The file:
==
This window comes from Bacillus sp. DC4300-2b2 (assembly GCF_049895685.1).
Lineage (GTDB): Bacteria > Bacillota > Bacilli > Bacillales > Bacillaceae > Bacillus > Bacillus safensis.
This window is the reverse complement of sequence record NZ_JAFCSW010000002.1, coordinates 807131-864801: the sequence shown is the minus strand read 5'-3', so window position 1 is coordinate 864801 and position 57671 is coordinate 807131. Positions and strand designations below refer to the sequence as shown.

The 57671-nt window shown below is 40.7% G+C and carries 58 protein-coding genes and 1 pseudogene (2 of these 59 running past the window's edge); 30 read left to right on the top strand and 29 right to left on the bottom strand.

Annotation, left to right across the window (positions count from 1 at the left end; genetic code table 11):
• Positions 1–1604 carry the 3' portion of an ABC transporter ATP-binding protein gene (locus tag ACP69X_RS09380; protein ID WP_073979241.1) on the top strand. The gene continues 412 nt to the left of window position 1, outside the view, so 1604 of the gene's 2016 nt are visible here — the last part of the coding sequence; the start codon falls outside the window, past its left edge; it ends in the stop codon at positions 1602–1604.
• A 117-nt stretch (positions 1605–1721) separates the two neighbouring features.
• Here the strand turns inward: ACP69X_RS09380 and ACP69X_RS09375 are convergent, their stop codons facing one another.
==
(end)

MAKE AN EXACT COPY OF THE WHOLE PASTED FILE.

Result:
This window comes from Bacillus sp. DC4300-2b2 (assembly GCF_049895685.1).
Lineage (GTDB): Bacteria > Bacillota > Bacilli > Bacillales > Bacillaceae > Bacillus > Bacillus safensis.
This window is the reverse complement of sequence record NZ_JAFCSW010000002.1, coordinates 807131-864801: the sequence shown is the minus strand read 5'-3', so window position 1 is coordinate 864801 and position 57671 is coordinate 807131. Positions and strand designations below refer to the sequence as shown.

The 57671-nt window shown below is 40.7% G+C and carries 58 protein-coding genes and 1 pseudogene (2 of these 59 running past the window's edge); 30 read left to right on the top strand and 29 right to left on the bottom strand.

Annotation, left to right across the window (positions count from 1 at the left end; genetic code table 11):
• Positions 1–1604 carry the 3' portion of an ABC transporter ATP-binding protein gene (locus tag ACP69X_RS09380; protein ID WP_073979241.1) on the top strand. The gene continues 412 nt to the left of window position 1, outside the view, so 1604 of the gene's 2016 nt are visible here — the last part of the coding sequence; the start codon falls outside the window, past its left edge; it ends in the stop codon at positions 1602–1604.
• A 117-nt stretch (positions 1605–1721) separates the two neighbouring features.
• Here the strand turns inward: ACP69X_RS09380 and ACP69X_RS09375 are convergent, their stop codons facing one another.